The latest opportunities for expansion have taken Luminos to Lebanon, where the crisis in Syria has produced the largest recent wave of refugees and out-of-school children. In Lebanon, the conditions for refugees are extremely difficult, but the Lebanese government has its own well-established programs for accelerated learning. However, English and French are the languages of instruction in the government schools and accelerated learning programs, but most of the refugees speak Arabic. To respond to this situation, Luminos has shifted its focus to use its active learning pedagogy to help refugees make the transition into the Lebanese accelerated learning programs and then into the government schools. .
Moving forward: Building infrastructure and adapting to local conditions
Establishing an alternative infrastructure for learning – or, where possible, grafting it onto and into the local educational system – reflects a clear theory of action: this “second chance” for children to catch up to their peers and transition into primary school at grade 4 constitutes one of the most powerful and cost effective ways to substantially increase educational access. In continuing to pursue this theory of action, Second Chance’s expansion depends on far more than replicating a program “with fidelity.”
For one thing, Luminos has to pay attention to the larger context in which their work on education in the developing world takes place. That means recognizing the fact that priorities have shifted from a focus on increasing access by 2015 (in the Millenium Development Goals) to ensuring quality in education by 2030 (in the Sustainable Development Goals). As a consequence, Luminos needs to talk about the program differently so that those funders who are now working on quality can see the value of the Second Chance approach.
Luminos also has to be responsive to the local contexts in which they work. As Khosla acknowledged “Second Chance cannot just be plopped down in any regulatory environment.” Second Chance needs to find the right “fit” in contexts that provide the model with what the psychologist Lev Vygotsky called a “zone of proximal development”: places with both substantial need for accelerated learning and enough support and resources to take advantage of Second Chance’s alternative infrastructure for learning.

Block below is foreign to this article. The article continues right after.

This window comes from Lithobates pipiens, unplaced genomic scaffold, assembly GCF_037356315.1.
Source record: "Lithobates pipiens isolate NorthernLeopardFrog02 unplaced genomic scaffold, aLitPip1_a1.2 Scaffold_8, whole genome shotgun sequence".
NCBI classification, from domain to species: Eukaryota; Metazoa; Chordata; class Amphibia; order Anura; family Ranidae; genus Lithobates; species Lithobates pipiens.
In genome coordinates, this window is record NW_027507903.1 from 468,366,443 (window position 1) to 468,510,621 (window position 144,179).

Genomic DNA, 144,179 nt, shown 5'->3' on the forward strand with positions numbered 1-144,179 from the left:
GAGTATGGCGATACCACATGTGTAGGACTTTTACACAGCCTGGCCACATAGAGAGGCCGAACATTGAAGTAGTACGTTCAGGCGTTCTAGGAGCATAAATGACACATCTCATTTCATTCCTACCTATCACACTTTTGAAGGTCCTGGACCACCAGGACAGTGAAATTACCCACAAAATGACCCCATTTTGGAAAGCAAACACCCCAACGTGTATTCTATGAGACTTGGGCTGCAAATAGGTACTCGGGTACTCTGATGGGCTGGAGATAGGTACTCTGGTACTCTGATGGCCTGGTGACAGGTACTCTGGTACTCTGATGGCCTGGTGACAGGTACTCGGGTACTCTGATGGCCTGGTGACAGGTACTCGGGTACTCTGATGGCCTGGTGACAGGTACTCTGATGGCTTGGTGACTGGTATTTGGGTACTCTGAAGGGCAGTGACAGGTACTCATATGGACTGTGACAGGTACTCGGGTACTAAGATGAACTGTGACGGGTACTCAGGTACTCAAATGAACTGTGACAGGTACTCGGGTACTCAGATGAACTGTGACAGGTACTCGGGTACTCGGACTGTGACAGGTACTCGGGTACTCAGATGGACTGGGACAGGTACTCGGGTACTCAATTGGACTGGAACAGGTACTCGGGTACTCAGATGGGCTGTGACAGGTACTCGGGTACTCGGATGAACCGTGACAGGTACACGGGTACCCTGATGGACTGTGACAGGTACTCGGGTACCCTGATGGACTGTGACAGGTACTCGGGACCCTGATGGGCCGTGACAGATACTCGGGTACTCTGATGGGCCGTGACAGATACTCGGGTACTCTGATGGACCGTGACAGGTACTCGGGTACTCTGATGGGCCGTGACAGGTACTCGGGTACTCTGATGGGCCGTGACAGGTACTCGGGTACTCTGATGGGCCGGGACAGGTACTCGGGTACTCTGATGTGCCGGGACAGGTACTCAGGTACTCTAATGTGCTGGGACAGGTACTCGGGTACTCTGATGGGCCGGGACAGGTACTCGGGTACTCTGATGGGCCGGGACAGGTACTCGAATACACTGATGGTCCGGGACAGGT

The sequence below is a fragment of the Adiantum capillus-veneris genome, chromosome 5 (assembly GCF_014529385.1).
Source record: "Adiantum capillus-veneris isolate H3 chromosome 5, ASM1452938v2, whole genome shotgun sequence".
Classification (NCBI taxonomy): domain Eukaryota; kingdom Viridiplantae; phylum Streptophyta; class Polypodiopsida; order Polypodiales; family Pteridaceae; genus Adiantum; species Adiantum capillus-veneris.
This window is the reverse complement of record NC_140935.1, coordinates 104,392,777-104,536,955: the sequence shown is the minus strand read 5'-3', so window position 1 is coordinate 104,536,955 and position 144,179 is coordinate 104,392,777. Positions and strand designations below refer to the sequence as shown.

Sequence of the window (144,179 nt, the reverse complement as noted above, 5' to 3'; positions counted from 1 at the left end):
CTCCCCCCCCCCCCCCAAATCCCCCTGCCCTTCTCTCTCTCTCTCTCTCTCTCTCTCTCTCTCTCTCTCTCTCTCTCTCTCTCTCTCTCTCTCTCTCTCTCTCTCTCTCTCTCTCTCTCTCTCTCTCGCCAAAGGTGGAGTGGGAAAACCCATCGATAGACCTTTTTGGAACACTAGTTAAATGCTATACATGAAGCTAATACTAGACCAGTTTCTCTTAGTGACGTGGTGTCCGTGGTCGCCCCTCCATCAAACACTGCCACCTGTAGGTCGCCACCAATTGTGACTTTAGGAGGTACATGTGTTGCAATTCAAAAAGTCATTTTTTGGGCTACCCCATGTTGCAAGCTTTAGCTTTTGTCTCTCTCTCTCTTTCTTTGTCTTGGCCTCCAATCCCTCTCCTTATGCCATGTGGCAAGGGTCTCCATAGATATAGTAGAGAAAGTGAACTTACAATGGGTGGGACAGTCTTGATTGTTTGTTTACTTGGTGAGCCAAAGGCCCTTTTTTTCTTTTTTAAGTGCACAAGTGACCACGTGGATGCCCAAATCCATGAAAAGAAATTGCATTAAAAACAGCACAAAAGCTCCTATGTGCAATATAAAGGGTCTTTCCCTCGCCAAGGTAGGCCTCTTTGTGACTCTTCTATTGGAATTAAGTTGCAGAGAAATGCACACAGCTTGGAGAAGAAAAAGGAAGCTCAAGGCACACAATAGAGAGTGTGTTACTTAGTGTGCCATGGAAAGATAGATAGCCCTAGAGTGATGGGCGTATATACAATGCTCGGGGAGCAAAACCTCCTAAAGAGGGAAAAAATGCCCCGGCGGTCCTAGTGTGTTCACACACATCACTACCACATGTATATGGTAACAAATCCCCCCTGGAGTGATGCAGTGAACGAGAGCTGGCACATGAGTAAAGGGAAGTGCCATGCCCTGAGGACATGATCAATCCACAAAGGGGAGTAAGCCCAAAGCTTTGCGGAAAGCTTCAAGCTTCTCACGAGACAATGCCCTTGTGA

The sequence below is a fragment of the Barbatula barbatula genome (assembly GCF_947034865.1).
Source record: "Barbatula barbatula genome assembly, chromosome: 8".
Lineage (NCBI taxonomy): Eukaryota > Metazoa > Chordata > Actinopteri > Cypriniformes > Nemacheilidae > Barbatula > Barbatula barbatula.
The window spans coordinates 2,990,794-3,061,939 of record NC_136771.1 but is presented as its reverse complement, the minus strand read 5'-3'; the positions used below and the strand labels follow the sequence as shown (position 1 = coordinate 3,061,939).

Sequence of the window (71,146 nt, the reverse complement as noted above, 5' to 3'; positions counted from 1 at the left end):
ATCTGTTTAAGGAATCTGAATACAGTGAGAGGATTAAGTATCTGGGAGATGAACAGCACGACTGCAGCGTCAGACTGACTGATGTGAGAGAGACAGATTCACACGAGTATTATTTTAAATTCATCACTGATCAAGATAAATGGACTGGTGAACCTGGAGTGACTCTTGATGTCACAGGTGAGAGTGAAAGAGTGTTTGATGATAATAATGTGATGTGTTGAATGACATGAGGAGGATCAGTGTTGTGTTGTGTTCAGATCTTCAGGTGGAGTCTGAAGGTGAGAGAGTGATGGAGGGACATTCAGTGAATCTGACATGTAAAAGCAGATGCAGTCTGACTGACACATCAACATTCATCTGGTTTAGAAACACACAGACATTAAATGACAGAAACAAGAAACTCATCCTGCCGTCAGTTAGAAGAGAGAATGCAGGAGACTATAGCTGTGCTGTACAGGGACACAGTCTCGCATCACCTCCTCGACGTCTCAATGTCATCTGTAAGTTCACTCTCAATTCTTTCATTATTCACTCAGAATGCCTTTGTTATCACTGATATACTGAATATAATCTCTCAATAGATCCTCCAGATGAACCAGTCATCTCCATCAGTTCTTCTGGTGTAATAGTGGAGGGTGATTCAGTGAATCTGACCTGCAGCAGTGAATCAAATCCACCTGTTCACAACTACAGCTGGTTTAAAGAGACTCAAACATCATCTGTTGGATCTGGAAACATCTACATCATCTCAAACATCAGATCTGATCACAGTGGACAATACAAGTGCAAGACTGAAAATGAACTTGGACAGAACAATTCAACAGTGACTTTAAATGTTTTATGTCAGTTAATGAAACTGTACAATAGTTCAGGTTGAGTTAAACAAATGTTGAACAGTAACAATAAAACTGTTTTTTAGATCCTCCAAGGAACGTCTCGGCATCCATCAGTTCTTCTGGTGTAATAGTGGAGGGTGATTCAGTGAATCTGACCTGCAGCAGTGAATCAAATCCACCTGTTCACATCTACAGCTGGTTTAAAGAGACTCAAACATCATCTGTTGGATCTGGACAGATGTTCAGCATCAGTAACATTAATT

When it finds the right fit in places like Liberia and Lebanon, Luminos then works to stay true to its theory of action. On the one hand, that means remaining focused on key issues and opportunities for accelerated learning that gave rise to the model in the first place:
What capacities do children need to succeed in the “regular” school system?
What enables and motivates “over-age” students to stay in school?
Who has the will and the skill to support and sustain the success of the classroom approach?
What connections will ease and sustain the transition into the larger school system?
What mechanisms will enable parents and community members to embrace and support their children’s schooling?
What local capacities and local organizations can provide a foundation and a “home” for expanding the program?
On the other hand, that means looking for the specific contextual differences and pursuing the problem-finding and problem-solving in each context that makes it possible to adapt. “Pay attention to “all the really small ‘last mile’ things” advises Baron, “things that may not seem so groundbreaking but nonetheless create a foundation for success and expansion. If you are more modest about what individual change you can make, you can have a bigger impact.”
Thomas Hatch is a Professor at Teachers College, Columbia University and Co-Director of the National Center for Restructuring Education, Schools, and Teaching (NCREST). In December, he posted two articles with his reflections on Luminos’ unique approach to accelerated learning. These posts have been reproduced here with permission from International Education News.
Accelerating Learning in Africa: The Expansion and Adaptations of Second Chance (Part 1)